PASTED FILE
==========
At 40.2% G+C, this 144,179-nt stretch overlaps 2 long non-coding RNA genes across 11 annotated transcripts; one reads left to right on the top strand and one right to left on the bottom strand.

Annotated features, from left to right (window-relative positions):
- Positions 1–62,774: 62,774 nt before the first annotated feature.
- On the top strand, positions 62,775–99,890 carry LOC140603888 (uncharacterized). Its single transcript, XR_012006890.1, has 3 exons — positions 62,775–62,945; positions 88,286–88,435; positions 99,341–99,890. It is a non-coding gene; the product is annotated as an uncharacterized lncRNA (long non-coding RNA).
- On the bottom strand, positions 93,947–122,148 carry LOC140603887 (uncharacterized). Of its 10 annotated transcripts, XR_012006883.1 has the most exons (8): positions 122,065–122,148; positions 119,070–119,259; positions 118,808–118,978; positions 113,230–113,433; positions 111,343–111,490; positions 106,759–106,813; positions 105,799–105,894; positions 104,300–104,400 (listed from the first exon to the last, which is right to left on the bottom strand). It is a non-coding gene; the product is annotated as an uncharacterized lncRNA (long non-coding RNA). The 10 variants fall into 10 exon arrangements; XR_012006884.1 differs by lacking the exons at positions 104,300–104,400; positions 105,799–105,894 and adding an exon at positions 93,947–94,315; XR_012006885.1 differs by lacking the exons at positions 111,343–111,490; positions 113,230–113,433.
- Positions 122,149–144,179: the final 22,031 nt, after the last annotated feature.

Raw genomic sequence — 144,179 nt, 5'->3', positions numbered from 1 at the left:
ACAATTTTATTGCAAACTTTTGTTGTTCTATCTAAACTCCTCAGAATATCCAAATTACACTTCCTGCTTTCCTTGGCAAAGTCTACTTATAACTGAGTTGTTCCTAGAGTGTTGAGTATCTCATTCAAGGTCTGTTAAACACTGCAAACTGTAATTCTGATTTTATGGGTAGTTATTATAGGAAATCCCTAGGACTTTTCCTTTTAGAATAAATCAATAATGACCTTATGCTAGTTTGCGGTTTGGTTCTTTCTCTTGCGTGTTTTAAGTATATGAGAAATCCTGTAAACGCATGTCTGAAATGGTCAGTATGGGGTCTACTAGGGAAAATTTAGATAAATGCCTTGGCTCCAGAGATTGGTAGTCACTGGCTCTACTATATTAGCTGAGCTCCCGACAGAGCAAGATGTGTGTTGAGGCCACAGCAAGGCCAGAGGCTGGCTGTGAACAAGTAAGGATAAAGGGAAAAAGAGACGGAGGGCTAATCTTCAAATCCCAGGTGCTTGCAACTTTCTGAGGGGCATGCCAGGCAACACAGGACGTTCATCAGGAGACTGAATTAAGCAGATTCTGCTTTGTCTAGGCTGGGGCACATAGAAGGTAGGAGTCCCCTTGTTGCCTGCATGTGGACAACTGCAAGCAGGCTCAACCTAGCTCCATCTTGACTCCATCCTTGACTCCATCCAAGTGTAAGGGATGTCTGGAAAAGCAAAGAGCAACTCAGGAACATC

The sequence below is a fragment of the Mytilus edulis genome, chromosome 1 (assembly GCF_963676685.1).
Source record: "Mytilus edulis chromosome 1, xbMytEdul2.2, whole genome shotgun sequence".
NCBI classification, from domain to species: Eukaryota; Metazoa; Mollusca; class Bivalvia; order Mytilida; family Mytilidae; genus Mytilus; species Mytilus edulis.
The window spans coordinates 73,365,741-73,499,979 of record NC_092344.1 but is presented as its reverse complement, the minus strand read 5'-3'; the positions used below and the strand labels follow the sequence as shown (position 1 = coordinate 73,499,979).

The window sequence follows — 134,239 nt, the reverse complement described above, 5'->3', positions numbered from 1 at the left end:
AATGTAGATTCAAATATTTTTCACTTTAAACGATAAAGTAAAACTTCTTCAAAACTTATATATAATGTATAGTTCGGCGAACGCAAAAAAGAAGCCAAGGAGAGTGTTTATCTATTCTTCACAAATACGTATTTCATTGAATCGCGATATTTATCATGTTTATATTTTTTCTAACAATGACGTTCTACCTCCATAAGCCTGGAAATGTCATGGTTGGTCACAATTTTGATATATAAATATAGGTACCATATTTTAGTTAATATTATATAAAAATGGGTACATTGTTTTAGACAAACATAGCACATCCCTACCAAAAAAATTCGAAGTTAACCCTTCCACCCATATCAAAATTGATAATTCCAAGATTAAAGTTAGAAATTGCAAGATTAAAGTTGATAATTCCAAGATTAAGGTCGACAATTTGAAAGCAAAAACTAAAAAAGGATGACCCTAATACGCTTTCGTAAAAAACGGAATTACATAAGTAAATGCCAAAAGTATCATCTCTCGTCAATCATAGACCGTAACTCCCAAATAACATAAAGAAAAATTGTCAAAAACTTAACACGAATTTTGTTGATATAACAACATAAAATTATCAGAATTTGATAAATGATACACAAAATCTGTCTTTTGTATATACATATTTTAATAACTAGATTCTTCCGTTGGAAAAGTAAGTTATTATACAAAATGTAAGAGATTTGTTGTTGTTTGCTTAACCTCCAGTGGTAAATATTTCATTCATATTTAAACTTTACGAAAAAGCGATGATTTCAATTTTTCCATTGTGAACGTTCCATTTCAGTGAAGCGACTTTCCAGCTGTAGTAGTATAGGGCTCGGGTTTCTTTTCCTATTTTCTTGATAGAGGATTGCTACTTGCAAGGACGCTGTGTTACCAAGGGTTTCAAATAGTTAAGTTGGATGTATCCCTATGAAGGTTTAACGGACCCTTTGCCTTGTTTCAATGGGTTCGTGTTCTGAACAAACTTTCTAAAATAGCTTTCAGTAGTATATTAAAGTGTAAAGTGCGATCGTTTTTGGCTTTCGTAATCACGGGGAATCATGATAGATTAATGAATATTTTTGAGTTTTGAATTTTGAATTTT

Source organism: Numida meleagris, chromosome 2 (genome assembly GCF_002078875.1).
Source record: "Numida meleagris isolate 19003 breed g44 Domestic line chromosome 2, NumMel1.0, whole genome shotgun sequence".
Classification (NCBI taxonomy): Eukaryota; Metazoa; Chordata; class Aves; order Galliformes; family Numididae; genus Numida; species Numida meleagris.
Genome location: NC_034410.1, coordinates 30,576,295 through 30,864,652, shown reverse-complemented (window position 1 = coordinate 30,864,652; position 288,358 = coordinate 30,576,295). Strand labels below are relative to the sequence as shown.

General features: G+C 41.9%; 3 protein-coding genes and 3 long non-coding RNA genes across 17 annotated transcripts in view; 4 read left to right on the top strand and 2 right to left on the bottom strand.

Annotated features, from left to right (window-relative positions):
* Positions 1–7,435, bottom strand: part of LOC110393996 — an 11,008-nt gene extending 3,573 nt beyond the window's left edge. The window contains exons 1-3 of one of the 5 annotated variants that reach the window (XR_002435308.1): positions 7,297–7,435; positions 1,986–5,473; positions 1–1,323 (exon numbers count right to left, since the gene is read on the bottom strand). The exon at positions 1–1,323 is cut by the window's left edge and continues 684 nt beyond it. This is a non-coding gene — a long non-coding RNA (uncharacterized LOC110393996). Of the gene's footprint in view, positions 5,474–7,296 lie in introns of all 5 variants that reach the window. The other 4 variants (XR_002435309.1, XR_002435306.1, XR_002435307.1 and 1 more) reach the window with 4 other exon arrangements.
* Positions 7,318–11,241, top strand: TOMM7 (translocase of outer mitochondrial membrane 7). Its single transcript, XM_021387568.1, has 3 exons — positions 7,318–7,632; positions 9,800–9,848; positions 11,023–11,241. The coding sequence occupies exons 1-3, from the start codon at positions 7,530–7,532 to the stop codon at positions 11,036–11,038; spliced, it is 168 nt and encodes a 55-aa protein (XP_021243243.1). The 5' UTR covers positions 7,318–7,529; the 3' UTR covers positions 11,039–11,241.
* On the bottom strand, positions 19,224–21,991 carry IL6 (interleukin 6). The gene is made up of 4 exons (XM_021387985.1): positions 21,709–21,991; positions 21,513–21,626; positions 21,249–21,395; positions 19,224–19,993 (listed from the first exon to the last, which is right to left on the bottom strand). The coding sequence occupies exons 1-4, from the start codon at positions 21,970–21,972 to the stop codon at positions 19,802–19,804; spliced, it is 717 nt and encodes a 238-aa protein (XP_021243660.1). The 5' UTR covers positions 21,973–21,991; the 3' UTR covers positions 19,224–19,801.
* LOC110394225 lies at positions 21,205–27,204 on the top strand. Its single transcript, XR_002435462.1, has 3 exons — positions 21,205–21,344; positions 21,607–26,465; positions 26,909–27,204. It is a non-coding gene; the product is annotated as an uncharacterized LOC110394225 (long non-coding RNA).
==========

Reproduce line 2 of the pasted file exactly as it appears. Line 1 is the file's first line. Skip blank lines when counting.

Annotated features, from left to right (window-relative positions):